There are several interesting differences between the x-ray and EM models of EmrE-TPP. (i) TPP appears bound to subunit B in the EM structure, and not subunit A (Fig. 3B). Although this remains to be confirmed by other methods, it suggests that the two subunits may alternately bind drug during the transport cycle and explains the requirement for both membrane-embedded glutamates in the dimer. (ii) The drug-binding pocket in the EM model appears larger and more open, surrounded by six helices (Fig. 3B) (13). In the x-ray model, the binding site is more closed, surrounded by only five helices (Fig. 3C). We speculate that these differences reflect conformational changes that occur upon transfer of TPP between subunits A and B. (iii) In the EM model, the second pocket on the opposite side of the drug translocation pathway is absent. This is because the three gating helices, A1, A2, and B1, are in different positions. Helices A1 and B1 in the EM model are more parallel and >20 Å apart, whereas helix A2 is tilted differently (Fig. 3A). Conformational mobility in these helices is evident from both EPR and nuclear magnetic resonance data (23, 29), and we speculate that helix-coil conversion in the A2-A3 loop may help facilitate movement. An attractive model is that the x-ray and EM structures represent the two EmrE conformations deduced from the EPR studies: one where helices A1 and B1 form a V-shaped configuration and another where they are >20 Å apart (23). We speculate that interconversion of the EmrE transporter between these two (and perhaps other) conformations may drive drug transport.

On the basis of the above observations, we propose the following outline for proton-dependent drug transport by EmrE and other SMR transporters (Fig. 4). With its large, open binding site, we suggest that the EM structure represents an inward-facing conformation of EmrE. With two potential entry points to the binding site (13), this EmrE conformation could act as an effective “hydrophobic vacuum cleaner” (30), filtering both the cytoplasm and the inner leaflet of the lipid bilayer for substrates. We envision that TPP first binds to Glu-14 in subunit B in exchange for one proton. As a next step, the bound drug is transferred to subunit A (that is, the translocation pathway) in exchange for the second proton. Conformational changes in the dimer could serve to bring the two Glu-14 side chains in proximity, facilitating the exchange. In support of this idea, the Glu-14→Asp EmrE mutant forms a transporter that binds TPP with high affinity but with impaired transport function (24), likely because the Asp side chain is too short. The x-ray structure may represent the postexchange conformation in which the drug is bound to subunit A, and Glu-14 in subunit B is oriented toward the outer pocket and reprotonated. Rearrangement of helices A1, A2, and B1 in the putative translocation pathway could transfer TPP to this pocket, where it would rapidly dissociate owing to favorable proton exchange at the periplasmic space.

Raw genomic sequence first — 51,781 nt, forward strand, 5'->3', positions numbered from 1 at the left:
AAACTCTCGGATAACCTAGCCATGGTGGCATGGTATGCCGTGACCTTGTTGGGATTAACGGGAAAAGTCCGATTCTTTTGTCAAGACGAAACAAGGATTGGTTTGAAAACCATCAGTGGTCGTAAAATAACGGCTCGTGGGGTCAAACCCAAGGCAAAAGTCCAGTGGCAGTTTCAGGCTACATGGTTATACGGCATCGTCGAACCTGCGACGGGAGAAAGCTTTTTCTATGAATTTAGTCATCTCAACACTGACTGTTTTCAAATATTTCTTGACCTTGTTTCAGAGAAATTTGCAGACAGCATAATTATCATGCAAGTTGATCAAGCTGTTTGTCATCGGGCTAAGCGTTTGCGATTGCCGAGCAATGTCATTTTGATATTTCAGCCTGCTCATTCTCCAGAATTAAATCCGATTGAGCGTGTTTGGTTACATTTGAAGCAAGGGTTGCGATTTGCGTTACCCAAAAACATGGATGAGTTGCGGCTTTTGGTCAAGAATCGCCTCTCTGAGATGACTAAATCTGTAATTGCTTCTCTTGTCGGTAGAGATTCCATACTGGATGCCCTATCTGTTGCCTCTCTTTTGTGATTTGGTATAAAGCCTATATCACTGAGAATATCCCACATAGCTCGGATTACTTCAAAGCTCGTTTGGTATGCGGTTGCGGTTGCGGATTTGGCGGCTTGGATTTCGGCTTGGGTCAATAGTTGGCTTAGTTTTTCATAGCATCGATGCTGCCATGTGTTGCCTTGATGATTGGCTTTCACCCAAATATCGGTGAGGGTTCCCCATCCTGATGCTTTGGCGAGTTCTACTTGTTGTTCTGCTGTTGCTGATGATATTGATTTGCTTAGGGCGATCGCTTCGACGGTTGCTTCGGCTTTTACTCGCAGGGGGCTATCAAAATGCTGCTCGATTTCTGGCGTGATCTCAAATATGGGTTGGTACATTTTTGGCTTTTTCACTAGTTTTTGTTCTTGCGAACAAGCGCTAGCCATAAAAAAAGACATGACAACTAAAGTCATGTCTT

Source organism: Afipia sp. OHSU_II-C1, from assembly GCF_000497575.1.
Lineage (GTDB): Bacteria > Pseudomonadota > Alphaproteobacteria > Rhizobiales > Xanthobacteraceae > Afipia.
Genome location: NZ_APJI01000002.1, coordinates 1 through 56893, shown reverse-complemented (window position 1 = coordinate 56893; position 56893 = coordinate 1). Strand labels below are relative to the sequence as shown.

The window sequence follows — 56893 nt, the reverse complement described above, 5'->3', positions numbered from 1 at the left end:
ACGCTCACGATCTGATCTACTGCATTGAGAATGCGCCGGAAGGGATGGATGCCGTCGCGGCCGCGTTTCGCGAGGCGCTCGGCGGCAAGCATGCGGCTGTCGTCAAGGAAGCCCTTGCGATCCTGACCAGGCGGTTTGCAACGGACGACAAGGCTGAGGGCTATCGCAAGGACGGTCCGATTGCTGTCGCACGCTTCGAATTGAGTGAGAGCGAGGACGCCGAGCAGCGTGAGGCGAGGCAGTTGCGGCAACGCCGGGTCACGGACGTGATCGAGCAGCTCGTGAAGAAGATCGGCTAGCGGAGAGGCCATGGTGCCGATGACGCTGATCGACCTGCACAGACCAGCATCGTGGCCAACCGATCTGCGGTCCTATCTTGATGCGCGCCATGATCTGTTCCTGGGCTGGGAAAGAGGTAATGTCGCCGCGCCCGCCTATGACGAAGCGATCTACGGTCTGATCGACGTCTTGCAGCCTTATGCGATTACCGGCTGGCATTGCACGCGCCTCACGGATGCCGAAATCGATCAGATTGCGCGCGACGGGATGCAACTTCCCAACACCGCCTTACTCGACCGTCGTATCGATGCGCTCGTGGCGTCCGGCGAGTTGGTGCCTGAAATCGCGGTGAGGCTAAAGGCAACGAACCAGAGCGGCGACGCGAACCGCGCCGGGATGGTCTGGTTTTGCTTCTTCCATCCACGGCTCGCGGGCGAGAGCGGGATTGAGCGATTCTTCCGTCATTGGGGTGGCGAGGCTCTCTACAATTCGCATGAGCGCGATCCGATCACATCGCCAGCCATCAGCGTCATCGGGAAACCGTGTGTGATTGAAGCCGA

Fig. 4.

A potential mechanism for proton-dependent drug translocation by EmrE. For clarity, only the three putative gating helices (A1, A2, and B1) and two membrane-embedded Glu-14 side chains are shown explicitly. Drug substrates and protons are represented by the yellow sphere and red balls, respectively.

In the proposed mechanism, the two subunits in the EmrE dimer are structurally and functionally nonequivalent, an arrangement that would favor unidirectional transport. Indeed, this is a recurring theme in structural studies of the different transporter families (12, 22, 31). The large conformational changes that appear to occur during drug translocation are consistent with the low turnover number for this transporter (32).